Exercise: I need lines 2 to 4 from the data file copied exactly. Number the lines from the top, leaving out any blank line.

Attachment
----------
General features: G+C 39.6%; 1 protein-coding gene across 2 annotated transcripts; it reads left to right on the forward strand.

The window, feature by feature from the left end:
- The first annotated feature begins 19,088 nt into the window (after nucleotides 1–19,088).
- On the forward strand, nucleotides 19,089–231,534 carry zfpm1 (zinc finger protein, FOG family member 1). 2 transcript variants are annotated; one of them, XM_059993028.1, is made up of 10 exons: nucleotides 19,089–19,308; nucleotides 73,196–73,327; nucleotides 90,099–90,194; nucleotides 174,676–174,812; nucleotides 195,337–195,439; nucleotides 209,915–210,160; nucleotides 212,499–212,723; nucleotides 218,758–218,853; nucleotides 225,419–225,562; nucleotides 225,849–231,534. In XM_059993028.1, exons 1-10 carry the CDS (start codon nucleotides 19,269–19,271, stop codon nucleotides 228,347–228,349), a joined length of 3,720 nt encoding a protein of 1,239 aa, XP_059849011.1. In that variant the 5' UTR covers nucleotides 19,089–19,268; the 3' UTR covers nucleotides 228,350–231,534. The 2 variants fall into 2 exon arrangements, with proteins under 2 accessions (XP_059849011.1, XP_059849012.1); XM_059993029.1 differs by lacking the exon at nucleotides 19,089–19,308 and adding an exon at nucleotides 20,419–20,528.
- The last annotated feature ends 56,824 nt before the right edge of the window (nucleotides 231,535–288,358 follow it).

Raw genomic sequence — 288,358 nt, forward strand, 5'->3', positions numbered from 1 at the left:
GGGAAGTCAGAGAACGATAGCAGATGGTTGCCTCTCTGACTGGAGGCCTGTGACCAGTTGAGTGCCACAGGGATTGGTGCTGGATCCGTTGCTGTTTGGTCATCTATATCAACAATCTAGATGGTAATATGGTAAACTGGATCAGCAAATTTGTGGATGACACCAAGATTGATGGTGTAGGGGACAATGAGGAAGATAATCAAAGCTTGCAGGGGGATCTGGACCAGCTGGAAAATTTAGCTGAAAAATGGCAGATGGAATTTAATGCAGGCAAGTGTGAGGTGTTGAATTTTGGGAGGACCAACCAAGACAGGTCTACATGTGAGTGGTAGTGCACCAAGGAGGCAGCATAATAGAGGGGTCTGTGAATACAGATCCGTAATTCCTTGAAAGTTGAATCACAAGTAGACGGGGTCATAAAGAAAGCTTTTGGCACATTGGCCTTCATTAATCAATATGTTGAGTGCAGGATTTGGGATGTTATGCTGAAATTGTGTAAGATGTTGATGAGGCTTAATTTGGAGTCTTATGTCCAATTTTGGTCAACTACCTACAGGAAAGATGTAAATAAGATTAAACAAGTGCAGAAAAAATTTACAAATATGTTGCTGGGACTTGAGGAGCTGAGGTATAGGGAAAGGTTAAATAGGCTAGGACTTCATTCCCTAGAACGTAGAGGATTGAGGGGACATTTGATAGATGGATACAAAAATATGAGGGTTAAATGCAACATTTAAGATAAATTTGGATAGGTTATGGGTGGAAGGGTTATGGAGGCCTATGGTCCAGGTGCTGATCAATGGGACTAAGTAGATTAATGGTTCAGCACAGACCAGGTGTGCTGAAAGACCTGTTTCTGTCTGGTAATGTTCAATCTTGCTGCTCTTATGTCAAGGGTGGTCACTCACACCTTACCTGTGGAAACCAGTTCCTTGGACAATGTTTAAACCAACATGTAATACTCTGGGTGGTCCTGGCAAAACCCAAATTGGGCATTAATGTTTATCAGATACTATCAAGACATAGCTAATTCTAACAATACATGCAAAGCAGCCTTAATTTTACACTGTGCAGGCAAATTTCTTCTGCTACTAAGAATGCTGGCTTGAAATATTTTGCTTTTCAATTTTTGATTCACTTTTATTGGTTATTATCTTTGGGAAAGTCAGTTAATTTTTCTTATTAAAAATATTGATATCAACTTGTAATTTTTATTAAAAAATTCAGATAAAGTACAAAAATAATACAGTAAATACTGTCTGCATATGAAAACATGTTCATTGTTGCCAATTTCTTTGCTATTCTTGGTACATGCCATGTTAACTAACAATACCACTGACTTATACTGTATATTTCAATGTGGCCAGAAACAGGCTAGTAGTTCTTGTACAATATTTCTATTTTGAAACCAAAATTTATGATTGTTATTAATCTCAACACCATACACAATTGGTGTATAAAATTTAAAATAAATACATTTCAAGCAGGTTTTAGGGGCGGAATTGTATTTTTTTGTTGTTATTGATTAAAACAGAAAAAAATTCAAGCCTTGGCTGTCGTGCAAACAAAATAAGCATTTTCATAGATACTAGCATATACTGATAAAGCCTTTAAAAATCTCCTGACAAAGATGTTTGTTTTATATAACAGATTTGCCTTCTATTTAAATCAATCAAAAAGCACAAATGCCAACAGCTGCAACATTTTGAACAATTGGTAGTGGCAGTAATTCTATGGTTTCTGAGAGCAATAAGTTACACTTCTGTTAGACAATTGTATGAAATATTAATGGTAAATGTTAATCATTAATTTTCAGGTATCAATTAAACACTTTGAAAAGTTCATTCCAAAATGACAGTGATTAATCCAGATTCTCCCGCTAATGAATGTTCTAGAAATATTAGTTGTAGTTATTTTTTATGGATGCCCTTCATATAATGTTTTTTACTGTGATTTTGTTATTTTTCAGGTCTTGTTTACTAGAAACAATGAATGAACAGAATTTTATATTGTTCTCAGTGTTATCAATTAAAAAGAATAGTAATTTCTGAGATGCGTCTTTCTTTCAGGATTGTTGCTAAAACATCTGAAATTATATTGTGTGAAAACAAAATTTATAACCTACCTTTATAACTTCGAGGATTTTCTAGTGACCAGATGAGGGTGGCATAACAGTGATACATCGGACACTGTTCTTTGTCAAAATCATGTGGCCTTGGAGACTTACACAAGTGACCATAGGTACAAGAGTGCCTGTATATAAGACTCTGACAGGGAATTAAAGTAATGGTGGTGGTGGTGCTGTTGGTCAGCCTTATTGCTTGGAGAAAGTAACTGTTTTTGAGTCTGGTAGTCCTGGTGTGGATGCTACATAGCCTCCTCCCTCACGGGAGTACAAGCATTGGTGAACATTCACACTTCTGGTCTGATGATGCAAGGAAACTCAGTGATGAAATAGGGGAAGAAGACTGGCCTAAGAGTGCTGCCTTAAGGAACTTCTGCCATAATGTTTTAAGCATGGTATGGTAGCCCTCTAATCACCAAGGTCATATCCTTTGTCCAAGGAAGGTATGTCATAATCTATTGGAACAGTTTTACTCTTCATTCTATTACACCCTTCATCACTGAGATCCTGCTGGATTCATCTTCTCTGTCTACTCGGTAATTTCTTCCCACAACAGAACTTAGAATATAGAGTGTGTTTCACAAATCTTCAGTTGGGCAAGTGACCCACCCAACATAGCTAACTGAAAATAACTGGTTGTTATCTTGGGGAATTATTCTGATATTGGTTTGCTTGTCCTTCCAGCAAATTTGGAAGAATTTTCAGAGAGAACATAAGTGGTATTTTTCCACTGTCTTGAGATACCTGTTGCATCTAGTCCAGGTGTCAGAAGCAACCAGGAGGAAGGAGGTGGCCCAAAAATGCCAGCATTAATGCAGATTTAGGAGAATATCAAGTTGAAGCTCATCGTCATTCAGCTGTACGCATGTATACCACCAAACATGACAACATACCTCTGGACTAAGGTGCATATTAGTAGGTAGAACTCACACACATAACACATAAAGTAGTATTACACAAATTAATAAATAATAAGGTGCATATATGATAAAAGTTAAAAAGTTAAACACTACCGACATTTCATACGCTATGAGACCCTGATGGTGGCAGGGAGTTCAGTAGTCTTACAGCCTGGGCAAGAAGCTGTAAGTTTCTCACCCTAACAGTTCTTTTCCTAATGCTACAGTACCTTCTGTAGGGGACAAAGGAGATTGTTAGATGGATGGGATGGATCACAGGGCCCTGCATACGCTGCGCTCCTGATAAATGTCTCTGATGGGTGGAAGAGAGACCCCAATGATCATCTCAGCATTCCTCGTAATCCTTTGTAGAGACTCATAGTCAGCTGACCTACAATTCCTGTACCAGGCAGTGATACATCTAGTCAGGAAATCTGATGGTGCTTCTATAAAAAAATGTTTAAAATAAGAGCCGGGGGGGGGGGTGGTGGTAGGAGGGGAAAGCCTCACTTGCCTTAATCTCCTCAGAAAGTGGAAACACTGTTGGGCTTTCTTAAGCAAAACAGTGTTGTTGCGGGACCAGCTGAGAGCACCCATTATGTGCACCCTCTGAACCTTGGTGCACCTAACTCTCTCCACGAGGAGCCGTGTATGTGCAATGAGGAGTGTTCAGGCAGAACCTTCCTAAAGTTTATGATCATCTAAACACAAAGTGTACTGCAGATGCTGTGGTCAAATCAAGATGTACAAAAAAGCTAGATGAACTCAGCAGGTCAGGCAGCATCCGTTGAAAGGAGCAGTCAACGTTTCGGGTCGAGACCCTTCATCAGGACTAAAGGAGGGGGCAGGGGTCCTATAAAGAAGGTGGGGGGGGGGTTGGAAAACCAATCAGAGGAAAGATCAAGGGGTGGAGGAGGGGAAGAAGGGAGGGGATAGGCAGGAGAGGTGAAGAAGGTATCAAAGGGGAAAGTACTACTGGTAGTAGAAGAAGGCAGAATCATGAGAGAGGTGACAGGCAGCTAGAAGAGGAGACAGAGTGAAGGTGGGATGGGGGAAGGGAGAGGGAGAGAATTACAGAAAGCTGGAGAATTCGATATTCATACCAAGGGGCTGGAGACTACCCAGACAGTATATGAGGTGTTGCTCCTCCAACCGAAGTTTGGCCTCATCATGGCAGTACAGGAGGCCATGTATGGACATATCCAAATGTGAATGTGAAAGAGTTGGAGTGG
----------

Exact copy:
The window, feature by feature from the left end:
- The first annotated feature begins 19,088 nt into the window (after nucleotides 1–19,088).
- On the forward strand, nucleotides 19,089–231,534 carry zfpm1 (zinc finger protein, FOG family member 1). 2 transcript variants are annotated; one of them, XM_059993028.1, is made up of 10 exons: nucleotides 19,089–19,308; nucleotides 73,196–73,327; nucleotides 90,099–90,194; nucleotides 174,676–174,812; nucleotides 195,337–195,439; nucleotides 209,915–210,160; nucleotides 212,499–212,723; nucleotides 218,758–218,853; nucleotides 225,419–225,562; nucleotides 225,849–231,534. In XM_059993028.1, exons 1-10 carry the CDS (start codon nucleotides 19,269–19,271, stop codon nucleotides 228,347–228,349), a joined length of 3,720 nt encoding a protein of 1,239 aa, XP_059849011.1. In that variant the 5' UTR covers nucleotides 19,089–19,268; the 3' UTR covers nucleotides 228,350–231,534. The 2 variants fall into 2 exon arrangements, with proteins under 2 accessions (XP_059849011.1, XP_059849012.1); XM_059993029.1 differs by lacking the exon at nucleotides 19,089–19,308 and adding an exon at nucleotides 20,419–20,528.